“We see firsthand that the trauma of homelessness intensifies the challenges of connecting to housing.”
Preble Street Teen Services Director Leah McDonald spoke at the launch of the Department of Housing and Urban Development’s (HUD) Foster Youth to Independence Initiative, which offers housing vouchers to prevent homelessness for youth aging out of foster care.
There are many risks for young people experiencing homelessness. They are more likely to attempt suicide, 70% of report experiencing some kind of violence, 32% report sexual assault, and the likelihood of being coerced into sex or labor trafficking increases.
At Preble Street we serve 250 youth age 12-20 each year, and every young person we serve has a different story. Some were kicked out of their homes and are unable to return, some ran away from abuse, others are refugees or asylees having left their home country to find safety in Maine, others are victims of human trafficking, and many of these youth have interacted at one time or another with the foster care system.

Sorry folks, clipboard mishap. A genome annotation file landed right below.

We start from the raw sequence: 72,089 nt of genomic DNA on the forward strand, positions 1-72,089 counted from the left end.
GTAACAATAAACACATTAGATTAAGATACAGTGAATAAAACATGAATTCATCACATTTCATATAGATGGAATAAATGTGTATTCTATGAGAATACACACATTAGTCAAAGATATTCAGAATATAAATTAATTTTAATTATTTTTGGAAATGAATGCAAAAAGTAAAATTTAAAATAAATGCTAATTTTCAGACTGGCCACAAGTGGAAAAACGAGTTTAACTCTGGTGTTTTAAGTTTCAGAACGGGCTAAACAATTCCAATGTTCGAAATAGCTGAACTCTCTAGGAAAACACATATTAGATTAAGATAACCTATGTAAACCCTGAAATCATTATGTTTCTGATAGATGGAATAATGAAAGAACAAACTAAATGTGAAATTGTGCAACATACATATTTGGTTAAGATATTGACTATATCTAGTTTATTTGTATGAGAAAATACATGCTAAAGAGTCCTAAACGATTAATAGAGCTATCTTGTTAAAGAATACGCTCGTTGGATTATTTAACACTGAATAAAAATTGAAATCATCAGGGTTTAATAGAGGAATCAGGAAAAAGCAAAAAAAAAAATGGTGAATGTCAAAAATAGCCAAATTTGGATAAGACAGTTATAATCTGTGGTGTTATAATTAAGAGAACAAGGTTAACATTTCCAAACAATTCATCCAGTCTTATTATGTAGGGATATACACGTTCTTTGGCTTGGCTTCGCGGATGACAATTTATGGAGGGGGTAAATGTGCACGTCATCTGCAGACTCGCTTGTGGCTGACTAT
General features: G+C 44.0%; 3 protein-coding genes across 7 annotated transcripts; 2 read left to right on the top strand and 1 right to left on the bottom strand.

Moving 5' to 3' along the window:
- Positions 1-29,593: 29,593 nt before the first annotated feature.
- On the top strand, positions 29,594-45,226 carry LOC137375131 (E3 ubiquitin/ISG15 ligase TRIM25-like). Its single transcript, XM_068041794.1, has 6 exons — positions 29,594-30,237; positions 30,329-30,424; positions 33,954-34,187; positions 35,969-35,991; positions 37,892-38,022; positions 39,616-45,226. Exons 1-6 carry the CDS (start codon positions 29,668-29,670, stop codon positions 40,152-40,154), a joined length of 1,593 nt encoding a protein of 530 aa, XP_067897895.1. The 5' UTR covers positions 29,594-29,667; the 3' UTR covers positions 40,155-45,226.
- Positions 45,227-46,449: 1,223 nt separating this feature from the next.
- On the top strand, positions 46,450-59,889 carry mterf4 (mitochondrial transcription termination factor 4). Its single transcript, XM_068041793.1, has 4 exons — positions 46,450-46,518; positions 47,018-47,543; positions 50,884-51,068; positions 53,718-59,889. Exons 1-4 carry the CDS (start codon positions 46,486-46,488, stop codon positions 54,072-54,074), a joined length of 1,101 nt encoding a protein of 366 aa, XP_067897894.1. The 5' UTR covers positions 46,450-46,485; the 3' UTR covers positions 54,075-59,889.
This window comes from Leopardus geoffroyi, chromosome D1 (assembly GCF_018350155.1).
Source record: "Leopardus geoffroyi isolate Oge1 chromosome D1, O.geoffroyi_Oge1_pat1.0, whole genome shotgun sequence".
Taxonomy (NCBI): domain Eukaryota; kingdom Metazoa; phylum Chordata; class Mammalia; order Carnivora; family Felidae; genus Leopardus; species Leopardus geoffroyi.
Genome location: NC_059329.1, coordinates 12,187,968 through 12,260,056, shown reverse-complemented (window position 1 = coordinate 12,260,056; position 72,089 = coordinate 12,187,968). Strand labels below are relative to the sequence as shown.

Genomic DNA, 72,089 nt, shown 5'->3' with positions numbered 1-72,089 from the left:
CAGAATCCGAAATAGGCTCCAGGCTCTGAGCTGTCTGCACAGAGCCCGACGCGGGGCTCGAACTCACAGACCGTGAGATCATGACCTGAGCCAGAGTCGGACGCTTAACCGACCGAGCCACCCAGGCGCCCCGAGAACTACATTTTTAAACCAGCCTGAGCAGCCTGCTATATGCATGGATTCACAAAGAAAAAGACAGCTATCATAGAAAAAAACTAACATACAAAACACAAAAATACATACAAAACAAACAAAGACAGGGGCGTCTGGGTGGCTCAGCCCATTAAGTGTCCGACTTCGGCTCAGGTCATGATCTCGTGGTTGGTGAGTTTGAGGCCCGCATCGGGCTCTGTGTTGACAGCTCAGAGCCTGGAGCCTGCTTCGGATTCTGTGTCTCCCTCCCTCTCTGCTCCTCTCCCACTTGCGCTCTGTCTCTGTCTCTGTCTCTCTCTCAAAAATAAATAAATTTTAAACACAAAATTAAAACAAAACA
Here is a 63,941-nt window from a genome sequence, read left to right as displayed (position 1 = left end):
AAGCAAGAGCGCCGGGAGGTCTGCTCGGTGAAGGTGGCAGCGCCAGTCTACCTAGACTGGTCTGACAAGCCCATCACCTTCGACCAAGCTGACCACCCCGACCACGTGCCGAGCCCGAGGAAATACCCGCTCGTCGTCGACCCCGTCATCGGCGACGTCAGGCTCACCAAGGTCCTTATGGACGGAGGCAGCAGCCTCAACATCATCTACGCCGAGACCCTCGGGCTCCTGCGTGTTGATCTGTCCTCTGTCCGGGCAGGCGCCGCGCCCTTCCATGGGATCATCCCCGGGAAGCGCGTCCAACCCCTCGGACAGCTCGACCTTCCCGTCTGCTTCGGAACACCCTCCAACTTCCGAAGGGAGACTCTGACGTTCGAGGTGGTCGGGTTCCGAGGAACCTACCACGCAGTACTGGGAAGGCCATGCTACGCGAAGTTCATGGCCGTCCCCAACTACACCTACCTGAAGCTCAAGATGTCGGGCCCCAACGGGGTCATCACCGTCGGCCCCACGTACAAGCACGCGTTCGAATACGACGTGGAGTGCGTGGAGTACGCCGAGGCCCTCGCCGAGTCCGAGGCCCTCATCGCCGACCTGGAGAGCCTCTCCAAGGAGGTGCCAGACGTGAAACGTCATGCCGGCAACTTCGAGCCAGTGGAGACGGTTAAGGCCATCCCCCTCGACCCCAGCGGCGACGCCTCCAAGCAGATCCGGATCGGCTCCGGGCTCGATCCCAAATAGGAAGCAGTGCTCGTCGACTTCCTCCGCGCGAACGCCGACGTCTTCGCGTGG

But one thing all of these young people have in common is having experienced the trauma of homelessness. Homelessness is traumatic. And we see firsthand that this trauma intensifies the challenges of connecting to stable housing. HUD is one of our partners in acting to ensure our most vulnerable youth are safe and given opportunities to achieve independence and stability.